New chief executives of troubled companies always enjoy a brief honeymoon period, when they can enthusiastically set out their “three year turnaround plan” and implicitly rubbish everything their predecessors have done.

New chief executives of troubled companies always enjoy a brief honeymoon period, when they can enthusiastically set out their “three year turnaround plan” and implicitly rubbish everything their predecessors have done.

At Mothercare, Simon Calver comes with an interesting background and, though we shuddered when we heard him talk at the results presentation this morning about the value of the ‘Six Sigma’ approach when he worked at Dell in 2000 and the power of “lean thinking”, he does know about overseas brand roll-out, online retailing and customer loyalty tools.

Overall, first impressions of him are favourable (he even had his first experience of becoming a parent last year) and his diagnosis of what has gone wrong at Mothercare UK is hard to fault.

Unfortunately, if a business is starting off with a trading loss of £25m - before the usual big exceptional costs - on sales of £560m an awful lot has gone wrong. The swing from useful profit into big loss is “unacceptable”, as the company says, not least as it has completely undermined the shareholder value created by the impressive growth of the overseas franchising side of Mothercare. To get back into profit will require a combination of higher sales, lower costs or a better gross margin.

Cutting costs is always, in this day and age, the first place that new chief execs start with and, lo and behold, we are told that £20m of non-store support costs can be taken out over the next three years, via some pruning of the big HQ overhead at Watford, plus economies in warehousing, marketing and field support.

But cutting costs is never a sufficient factor in a business turnaround, just as the much-vaunted “property strategy” over the last three years, of closing high-rent high street stores and moving to lower-rent out of town stores, has been powerless to prevent the erosion of Mothercare’s bottom-line.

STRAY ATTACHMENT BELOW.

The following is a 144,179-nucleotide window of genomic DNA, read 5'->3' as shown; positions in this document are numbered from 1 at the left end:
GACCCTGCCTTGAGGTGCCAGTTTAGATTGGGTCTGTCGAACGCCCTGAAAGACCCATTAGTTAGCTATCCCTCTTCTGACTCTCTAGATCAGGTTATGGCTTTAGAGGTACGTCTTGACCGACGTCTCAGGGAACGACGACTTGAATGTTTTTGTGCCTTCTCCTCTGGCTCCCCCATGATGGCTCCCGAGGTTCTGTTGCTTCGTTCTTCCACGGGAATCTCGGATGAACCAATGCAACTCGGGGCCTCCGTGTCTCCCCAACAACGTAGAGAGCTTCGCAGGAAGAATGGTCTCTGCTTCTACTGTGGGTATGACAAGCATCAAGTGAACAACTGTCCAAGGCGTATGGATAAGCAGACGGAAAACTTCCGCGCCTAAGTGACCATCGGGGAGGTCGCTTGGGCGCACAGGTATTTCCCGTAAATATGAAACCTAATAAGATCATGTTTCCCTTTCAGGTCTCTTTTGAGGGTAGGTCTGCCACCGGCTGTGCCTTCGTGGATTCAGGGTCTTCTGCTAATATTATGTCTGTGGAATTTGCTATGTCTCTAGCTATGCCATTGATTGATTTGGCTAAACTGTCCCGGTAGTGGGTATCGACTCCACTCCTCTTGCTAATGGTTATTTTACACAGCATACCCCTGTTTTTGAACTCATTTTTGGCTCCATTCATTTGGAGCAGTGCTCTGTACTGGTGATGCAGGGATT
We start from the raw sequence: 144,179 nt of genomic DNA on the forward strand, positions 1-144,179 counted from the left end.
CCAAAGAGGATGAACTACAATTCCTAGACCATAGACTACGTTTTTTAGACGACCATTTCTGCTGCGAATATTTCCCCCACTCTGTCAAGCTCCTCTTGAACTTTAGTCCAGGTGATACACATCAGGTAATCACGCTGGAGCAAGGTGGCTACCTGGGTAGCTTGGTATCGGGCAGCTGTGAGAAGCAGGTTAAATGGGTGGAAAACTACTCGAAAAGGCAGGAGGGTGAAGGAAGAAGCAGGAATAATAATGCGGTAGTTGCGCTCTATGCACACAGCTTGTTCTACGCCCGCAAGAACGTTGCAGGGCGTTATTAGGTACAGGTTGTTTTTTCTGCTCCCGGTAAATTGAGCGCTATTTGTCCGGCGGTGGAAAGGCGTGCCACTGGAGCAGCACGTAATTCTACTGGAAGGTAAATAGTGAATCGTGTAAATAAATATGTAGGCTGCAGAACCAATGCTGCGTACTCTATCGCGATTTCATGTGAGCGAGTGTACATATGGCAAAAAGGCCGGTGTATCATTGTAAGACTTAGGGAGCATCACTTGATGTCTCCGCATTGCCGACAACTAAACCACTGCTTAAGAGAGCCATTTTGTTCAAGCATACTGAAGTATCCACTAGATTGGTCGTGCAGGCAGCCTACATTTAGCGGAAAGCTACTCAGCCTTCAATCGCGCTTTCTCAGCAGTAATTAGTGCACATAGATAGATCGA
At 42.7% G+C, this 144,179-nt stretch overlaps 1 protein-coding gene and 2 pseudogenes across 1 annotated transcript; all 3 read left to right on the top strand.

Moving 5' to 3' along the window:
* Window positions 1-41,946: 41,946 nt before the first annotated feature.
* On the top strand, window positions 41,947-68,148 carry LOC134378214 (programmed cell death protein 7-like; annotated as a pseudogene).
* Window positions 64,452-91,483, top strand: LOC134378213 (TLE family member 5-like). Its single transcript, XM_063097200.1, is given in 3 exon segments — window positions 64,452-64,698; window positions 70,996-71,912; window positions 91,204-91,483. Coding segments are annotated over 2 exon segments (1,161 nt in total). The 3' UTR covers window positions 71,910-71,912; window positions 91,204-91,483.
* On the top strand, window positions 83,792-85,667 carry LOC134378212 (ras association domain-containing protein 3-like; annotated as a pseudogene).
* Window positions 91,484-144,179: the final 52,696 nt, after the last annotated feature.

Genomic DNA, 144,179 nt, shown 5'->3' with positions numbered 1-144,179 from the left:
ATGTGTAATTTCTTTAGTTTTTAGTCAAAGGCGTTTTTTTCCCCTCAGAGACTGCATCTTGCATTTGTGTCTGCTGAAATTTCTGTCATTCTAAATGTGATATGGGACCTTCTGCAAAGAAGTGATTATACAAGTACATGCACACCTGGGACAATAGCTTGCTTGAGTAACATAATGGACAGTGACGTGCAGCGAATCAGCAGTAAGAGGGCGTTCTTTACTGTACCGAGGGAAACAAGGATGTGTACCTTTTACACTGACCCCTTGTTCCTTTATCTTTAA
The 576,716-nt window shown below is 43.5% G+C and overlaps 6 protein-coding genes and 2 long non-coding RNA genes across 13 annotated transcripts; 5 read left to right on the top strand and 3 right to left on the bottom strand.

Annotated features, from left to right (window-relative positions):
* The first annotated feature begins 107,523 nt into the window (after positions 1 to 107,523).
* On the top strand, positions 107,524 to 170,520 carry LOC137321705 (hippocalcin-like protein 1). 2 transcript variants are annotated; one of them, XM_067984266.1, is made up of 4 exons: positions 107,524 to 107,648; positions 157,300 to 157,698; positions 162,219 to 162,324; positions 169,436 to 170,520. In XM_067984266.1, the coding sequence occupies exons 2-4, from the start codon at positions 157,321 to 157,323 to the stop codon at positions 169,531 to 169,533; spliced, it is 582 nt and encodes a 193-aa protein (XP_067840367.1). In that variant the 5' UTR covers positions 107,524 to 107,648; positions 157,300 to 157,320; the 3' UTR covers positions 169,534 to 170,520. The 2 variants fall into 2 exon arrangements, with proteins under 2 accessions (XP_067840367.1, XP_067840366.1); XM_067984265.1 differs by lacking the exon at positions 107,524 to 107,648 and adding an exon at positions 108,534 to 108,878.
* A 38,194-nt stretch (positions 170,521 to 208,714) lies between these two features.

Can Mothercare improve its gross margin? After a horrendous 500 bps decline in 2011/12 you would hope for some margin recovery, not least as Mothercare’s poor suppliers are now being asked to share their pain, but all such buying economies will be reinvested in the unavoidable lowering of prices that will take place this Autumn to try to improve Mothercare’s competitiveness. So Mothercare will do well to avoid any further gross margin erosion in the next three years.

And what of sales growth? It is always tempting to think that because 80% of all mums come to visit Mothercare that the business enjoys a fantastically solid and loyal customer base that will stay with them as their kids get older.

Alas, Mothercare has never been able to survive off just its baby and maternitywear business and its stores have always had to be filled up with kids’ clothing and toys and hardware to make ends meet, which is where the problem comes in… because a ton of other companies are after that market as well, online and offline, and have been doing a better job in recent years of serving customer needs than Mothercare.

Overseas, the burgeoning middle classes aspire to shop at a classy brand like Mothercare, but in the UK Mothercare just can’t get away with selling expensive kids’ clothes and toys and hardware in bleak looking and clinical stores that would make even Tesco blush.

Improving baby feeding and changing facilities in the stores will help, modestly, but it would have been more encouraging to hear today from Simon Calver about plans to step up the tentative moves made by Mothercare last year to create a better and more exciting shopping environment.

As always in these situations, the world is not standing still waiting for Mothercare to return to its former glory and improve its online operation. Far from it, as Morrison’s of course has very big expansion plans for Kiddicare, whilst Mamas and Papas has a secure hold on the upper end of the market and the supermarkets get better every year at selling kids clothes and toys.  

With the UK economy in the doldrums, getting Mothercare UK back into profit in three years is a big ask and things will clearly get worse before they get better, with management already warning of a worse first half this year before action on pricing and service kick in during the second half.

Meanwhile, overseas store openings continue apace, with Latin America the latest hunting ground, but it would be unwise to think that things will stay set fair for ever overseas as Simon Calver battles to turn the tide in the UK.

History would suggest that something will go wrong overseas. Maybe in three years’ time Mothercare will discover that its cookie-cutter approach of opening hundreds of identical looking and bland stores around the world has left the door open for more exciting competitors to emerge…